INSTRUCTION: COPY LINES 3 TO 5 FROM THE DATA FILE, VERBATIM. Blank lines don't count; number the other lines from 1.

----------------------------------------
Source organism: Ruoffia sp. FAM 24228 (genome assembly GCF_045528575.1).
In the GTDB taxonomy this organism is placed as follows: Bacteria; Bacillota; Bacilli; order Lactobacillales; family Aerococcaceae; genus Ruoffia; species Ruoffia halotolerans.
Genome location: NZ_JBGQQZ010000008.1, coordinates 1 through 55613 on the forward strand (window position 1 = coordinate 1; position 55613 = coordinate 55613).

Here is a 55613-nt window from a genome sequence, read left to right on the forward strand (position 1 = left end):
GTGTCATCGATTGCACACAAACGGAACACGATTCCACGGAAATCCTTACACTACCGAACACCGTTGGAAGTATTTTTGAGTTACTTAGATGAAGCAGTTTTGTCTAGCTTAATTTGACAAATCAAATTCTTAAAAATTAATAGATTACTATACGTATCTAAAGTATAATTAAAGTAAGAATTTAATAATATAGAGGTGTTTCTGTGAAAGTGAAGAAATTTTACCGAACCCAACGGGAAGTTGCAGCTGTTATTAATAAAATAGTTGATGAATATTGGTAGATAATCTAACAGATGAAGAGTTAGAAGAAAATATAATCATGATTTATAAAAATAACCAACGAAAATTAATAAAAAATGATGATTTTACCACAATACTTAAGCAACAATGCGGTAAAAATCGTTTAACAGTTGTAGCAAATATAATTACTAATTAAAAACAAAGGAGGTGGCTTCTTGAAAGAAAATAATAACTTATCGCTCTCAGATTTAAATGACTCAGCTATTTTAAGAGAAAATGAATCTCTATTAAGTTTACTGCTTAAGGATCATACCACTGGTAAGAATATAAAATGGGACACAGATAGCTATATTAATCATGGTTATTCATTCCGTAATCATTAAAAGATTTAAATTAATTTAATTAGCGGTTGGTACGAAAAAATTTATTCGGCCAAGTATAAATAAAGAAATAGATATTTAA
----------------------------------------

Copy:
Genome location: NZ_JBGQQZ010000008.1, coordinates 1 through 55613 on the forward strand (window position 1 = coordinate 1; position 55613 = coordinate 55613).

Here is a 55613-nt window from a genome sequence, read left to right on the forward strand (position 1 = left end):
GTGTCATCGATTGCACACAAACGGAACACGATTCCACGGAAATCCTTACACTACCGAACACCGTTGGAAGTATTTTTGAGTTACTTAGATGAAGCAGTTTTGTCTAGCTTAATTTGACAAATCAAATTCTTAAAAATTAATAGATTACTATACGTATCTAAAGTATAATTAAAGTAAGAATTTAATAATATAGAGGTGTTTCTGTGAAAGTGAAGAAATTTTACCGAACCCAACGGGAAGTTGCAGCTGTTATTAATAAAATAGTTGATGAATATTGGTAGATAATCTAACAGATGAAGAGTTAGAAGAAAATATAATCATGATTTATAAAAATAACCAACGAAAATTAATAAAAAATGATGATTTTACCACAATACTTAAGCAACAATGCGGTAAAAATCGTTTAACAGTTGTAGCAAATATAATTACTAATTAAAAACAAAGGAGGTGGCTTCTTGAAAGAAAATAATAACTTATCGCTCTCAGATTTAAATGACTCAGCTATTTTAAGAGAAAATGAATCTCTATTAAGTTTACTGCTTAAGGATCATACCACTGGTAAGAATATAAAATGGGACACAGATAGCTATATTAATCATGGTTATTCATTCCGTAATCATTAAAAGATTTAAATTAATTTAATTAGCGGTTGGTACGAAAAAATTTATTCGGCCAAGTATAAATAAAGAAATAGATATTTAA